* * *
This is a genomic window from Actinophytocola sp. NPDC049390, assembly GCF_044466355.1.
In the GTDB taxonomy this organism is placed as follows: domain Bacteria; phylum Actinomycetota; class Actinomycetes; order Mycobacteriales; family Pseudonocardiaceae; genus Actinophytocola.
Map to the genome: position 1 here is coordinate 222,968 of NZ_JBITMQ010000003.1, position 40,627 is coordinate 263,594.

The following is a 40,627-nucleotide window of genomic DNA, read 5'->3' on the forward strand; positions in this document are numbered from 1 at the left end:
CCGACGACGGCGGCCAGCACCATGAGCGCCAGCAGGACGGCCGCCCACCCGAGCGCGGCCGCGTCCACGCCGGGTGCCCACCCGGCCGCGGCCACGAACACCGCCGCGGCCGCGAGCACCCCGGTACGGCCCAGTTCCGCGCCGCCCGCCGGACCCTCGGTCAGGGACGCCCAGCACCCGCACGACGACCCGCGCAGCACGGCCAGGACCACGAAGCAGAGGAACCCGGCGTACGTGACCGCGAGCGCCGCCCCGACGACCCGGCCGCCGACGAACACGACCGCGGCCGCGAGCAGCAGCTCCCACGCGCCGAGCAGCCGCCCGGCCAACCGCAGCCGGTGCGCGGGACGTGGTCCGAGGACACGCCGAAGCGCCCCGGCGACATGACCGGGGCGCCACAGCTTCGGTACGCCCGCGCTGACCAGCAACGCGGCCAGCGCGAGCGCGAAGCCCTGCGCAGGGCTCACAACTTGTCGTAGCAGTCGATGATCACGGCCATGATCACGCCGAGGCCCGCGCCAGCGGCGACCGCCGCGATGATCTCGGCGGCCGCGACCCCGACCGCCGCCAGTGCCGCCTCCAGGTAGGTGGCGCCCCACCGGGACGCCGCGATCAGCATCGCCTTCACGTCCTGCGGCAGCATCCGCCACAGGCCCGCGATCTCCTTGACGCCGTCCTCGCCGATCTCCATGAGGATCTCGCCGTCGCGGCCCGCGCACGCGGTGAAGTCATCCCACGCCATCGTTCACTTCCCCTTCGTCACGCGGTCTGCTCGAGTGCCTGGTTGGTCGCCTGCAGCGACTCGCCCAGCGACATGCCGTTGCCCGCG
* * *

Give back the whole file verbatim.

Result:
This is a genomic window from Actinophytocola sp. NPDC049390, assembly GCF_044466355.1.
In the GTDB taxonomy this organism is placed as follows: domain Bacteria; phylum Actinomycetota; class Actinomycetes; order Mycobacteriales; family Pseudonocardiaceae; genus Actinophytocola.
Map to the genome: position 1 here is coordinate 222,968 of NZ_JBITMQ010000003.1, position 40,627 is coordinate 263,594.

The following is a 40,627-nucleotide window of genomic DNA, read 5'->3' on the forward strand; positions in this document are numbered from 1 at the left end:
CCGACGACGGCGGCCAGCACCATGAGCGCCAGCAGGACGGCCGCCCACCCGAGCGCGGCCGCGTCCACGCCGGGTGCCCACCCGGCCGCGGCCACGAACACCGCCGCGGCCGCGAGCACCCCGGTACGGCCCAGTTCCGCGCCGCCCGCCGGACCCTCGGTCAGGGACGCCCAGCACCCGCACGACGACCCGCGCAGCACGGCCAGGACCACGAAGCAGAGGAACCCGGCGTACGTGACCGCGAGCGCCGCCCCGACGACCCGGCCGCCGACGAACACGACCGCGGCCGCGAGCAGCAGCTCCCACGCGCCGAGCAGCCGCCCGGCCAACCGCAGCCGGTGCGCGGGACGTGGTCCGAGGACACGCCGAAGCGCCCCGGCGACATGACCGGGGCGCCACAGCTTCGGTACGCCCGCGCTGACCAGCAACGCGGCCAGCGCGAGCGCGAAGCCCTGCGCAGGGCTCACAACTTGTCGTAGCAGTCGATGATCACGGCCATGATCACGCCGAGGCCCGCGCCAGCGGCGACCGCCGCGATGATCTCGGCGGCCGCGACCCCGACCGCCGCCAGTGCCGCCTCCAGGTAGGTGGCGCCCCACCGGGACGCCGCGATCAGCATCGCCTTCACGTCCTGCGGCAGCATCCGCCACAGGCCCGCGATCTCCTTGACGCCGTCCTCGCCGATCTCCATGAGGATCTCGCCGTCGCGGCCCGCGCACGCGGTGAAGTCATCCCACGCCATCGTTCACTTCCCCTTCGTCACGCGGTCTGCTCGAGTGCCTGGTTGGTCGCCTGCAGCGACTCGCCCAGCGACATGCCGTTGCCCGCG